Students and staff gathered in the Mitchell Center on Friday night for Denison’s annual Relay for Life, an event dedicated to remembering and honoring those who are currently battling or who have lost or survived their fights with cancer.
“I’ve been affected by family members who’ve had cancer, and I know a lot of friends have as well,” said Max Meirow ‘18, who raised over $100 for the event. “This event always means a lot to me and to my friends to really acknowledge the reality of cancer and work toward its cure.”
Students had the option to register as a team or as an individual. Teams were formed from various campus organizations and groups, including athletic teams such as the swim and dive team and sororities such as Kappa Alpha Theta.
The key event of the evening was the luminaria ceremony in the Livingston Gym, during which Mary Lindsey, assistant to the director of campus safety and security, shared her personal experiences with breast cancer.
Following Lindsey’s speech, Denison Chaplain Mark Orten led students through the ceremonial breaking of the glow sticks which were handed out as students entered the gymnasium. Students were instructed to break their glow sticks when Orten read the category into which they fell, such as having lost a mother, grandfather, sibling or friend to cancer.
“When I started 13 years ago, my first year here,” said Orten.
“The only person that I knew was my grandmother, which was personal enough, but in the 13 years since the first time, my uncle and just in the last year my father have had some type of cancer. My uncle died, and my father is recovering, but it’s become increasingly personal.”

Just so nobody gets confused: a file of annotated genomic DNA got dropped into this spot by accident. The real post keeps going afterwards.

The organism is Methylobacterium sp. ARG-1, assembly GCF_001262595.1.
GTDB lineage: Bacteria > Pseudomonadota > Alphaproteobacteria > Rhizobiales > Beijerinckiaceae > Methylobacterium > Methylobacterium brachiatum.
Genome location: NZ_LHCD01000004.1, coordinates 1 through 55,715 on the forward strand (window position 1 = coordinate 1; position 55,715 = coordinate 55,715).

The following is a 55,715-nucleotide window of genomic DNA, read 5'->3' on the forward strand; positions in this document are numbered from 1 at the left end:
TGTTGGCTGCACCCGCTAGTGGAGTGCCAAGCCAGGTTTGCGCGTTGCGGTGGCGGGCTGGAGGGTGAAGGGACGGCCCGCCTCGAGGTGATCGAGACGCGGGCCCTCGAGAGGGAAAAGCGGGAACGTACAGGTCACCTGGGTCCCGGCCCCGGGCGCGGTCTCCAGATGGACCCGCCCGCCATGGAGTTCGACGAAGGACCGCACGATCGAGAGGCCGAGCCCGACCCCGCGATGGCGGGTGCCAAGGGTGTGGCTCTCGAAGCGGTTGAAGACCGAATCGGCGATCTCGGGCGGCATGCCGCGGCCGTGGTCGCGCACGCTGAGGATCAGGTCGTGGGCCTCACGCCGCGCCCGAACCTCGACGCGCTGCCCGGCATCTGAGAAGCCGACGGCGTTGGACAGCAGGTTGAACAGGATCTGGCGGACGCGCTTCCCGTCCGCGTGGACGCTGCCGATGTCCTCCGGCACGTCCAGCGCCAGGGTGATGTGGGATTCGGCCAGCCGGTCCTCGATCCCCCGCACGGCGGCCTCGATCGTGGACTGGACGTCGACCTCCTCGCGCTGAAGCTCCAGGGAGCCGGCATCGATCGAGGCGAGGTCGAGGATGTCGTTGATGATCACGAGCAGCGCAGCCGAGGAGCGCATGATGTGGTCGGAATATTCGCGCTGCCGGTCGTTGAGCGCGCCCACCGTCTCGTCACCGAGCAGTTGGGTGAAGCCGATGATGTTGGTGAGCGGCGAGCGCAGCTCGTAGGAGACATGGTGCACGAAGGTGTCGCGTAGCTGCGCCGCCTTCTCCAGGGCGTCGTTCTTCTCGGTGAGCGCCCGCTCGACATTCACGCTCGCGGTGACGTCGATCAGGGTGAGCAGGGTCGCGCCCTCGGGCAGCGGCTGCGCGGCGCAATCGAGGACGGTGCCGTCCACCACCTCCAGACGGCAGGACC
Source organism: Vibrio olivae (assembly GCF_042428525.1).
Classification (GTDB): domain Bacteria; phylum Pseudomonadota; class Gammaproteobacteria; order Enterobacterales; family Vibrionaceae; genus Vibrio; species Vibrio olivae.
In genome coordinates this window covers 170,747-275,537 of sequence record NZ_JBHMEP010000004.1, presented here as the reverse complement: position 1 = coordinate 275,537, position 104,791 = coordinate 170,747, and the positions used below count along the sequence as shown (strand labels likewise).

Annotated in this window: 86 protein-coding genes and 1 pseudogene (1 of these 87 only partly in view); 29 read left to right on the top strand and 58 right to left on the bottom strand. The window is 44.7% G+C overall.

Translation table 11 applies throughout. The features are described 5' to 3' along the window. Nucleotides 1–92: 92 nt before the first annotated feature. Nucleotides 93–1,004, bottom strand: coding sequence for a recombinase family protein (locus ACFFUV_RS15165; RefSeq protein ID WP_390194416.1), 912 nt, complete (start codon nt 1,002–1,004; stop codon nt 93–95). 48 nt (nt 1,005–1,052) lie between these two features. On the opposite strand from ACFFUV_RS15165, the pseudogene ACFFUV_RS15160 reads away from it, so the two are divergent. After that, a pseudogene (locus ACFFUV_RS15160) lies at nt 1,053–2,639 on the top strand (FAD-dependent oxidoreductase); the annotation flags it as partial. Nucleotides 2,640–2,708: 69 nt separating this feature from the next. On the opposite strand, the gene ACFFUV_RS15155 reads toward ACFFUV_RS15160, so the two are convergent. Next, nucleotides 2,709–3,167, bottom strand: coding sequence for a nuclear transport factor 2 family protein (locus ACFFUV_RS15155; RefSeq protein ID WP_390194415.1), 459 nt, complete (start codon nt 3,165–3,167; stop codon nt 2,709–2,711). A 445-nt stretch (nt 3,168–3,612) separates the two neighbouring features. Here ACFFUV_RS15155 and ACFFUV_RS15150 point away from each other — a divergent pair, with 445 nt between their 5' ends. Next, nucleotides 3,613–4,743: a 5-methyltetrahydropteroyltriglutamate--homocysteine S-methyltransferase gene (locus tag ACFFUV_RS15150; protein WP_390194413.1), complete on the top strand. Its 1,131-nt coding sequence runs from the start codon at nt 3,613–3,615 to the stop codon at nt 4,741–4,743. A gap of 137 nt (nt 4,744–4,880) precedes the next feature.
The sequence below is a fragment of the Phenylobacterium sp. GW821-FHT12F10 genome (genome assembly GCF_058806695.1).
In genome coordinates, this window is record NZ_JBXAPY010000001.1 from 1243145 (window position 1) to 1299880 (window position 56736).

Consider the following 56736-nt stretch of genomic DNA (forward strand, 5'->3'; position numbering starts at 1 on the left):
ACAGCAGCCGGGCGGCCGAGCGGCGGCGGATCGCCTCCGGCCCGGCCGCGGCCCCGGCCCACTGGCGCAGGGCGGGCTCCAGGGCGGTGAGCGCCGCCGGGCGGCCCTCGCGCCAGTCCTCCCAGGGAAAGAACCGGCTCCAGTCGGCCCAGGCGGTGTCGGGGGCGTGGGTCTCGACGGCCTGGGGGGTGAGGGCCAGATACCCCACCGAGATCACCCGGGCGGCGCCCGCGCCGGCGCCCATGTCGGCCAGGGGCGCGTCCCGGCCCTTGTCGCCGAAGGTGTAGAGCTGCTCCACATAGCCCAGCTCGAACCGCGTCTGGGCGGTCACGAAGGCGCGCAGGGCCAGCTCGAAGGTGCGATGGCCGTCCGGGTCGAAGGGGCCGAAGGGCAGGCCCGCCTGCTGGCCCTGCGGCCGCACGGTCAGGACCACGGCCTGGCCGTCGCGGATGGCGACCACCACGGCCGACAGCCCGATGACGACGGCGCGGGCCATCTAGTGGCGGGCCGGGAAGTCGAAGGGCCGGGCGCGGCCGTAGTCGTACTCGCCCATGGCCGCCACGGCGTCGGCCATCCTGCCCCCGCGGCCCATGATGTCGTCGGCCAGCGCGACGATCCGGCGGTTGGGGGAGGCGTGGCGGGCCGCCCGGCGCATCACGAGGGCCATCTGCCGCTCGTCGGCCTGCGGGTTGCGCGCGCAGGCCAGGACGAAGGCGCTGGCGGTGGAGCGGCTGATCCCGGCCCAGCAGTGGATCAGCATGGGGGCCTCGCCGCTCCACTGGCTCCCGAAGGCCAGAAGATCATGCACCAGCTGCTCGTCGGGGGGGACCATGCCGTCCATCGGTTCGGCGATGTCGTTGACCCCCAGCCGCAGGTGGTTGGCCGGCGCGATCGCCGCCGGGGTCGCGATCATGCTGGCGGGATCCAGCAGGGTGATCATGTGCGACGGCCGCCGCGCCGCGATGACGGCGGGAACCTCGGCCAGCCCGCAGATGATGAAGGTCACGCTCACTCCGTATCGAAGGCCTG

Orten continued this sentiment, drawing on his experiences as Chaplain.
He said, “It is true that in my work as Chaplain, it is natural that I would be asked, but I’m still very grateful to be a part of it.”
The event was organized by students with help from the American Cancer Society. Students such as Andrea Moreno ‘16, Callie Pace ‘18, and Molly Reckinger ‘18 were all members of the committee that organized and planned the event.
Moreno, the president of the committee, said, “It’s personal to me because my grandfather died from cancer, and I feel the huge power of information about cancer research and what people can do to prevent cancer in themselves or anyone else, really.”
“It’s not as well-attended as we would like it to be,” Moreno said. “Of course there are always the people who come back every year to do the event, but we would like to reach more people. Our goal every year isn’t to raise a certain amount of money, it’s to have our community come and actually be here and support everyone and each other.”
The event also featured a performance by The Ready Set and an amateur drag show put on by Outlook.
photo: Grace Heutel / The Denisonian